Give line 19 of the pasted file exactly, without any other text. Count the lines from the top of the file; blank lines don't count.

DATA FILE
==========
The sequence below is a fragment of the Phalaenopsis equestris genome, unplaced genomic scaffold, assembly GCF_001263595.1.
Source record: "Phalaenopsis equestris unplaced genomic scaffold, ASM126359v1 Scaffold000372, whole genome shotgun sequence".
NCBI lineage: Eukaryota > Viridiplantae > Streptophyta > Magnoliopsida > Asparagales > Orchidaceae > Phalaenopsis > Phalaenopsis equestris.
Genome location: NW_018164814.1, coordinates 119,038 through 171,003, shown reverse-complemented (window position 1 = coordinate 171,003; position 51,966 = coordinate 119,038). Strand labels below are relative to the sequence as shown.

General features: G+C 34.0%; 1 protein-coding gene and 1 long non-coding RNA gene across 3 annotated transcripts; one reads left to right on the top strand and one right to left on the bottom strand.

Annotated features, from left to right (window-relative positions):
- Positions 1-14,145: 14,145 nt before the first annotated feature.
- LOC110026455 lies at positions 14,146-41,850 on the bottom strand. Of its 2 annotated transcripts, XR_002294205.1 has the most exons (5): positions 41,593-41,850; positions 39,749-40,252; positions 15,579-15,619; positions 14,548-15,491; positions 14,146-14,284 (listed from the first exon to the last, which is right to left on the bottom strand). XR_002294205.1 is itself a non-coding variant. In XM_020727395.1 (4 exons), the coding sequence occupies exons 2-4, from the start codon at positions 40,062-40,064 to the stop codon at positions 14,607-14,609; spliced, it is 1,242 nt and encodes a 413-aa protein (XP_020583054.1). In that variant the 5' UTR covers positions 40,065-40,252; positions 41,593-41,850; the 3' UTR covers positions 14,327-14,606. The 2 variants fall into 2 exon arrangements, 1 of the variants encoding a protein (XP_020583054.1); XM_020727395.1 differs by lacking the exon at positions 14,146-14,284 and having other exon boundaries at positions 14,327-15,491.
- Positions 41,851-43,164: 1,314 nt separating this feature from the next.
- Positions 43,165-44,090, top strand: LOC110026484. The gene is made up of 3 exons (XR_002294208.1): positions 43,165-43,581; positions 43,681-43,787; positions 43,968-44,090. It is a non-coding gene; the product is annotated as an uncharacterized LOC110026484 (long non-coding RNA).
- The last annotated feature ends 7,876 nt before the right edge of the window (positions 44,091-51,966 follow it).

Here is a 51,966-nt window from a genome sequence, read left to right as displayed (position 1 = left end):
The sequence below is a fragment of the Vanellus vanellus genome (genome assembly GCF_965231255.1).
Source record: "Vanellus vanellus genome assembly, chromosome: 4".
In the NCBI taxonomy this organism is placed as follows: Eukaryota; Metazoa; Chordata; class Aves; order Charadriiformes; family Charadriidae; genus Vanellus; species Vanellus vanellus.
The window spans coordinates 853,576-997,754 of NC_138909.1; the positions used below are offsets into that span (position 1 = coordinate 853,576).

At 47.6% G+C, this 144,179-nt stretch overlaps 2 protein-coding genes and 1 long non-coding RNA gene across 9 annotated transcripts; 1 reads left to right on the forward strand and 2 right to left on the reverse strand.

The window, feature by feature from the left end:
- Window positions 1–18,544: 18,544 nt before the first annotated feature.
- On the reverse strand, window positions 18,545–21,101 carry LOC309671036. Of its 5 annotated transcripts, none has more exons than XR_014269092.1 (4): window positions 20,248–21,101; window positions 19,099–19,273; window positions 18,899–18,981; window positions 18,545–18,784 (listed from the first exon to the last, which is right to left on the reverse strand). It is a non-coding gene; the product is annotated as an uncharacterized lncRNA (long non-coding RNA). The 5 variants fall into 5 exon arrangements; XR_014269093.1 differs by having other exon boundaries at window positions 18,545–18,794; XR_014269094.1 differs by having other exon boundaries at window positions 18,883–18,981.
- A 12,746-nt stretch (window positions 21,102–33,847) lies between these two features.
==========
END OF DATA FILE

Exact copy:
- Window positions 1–18,544: 18,544 nt before the first annotated feature.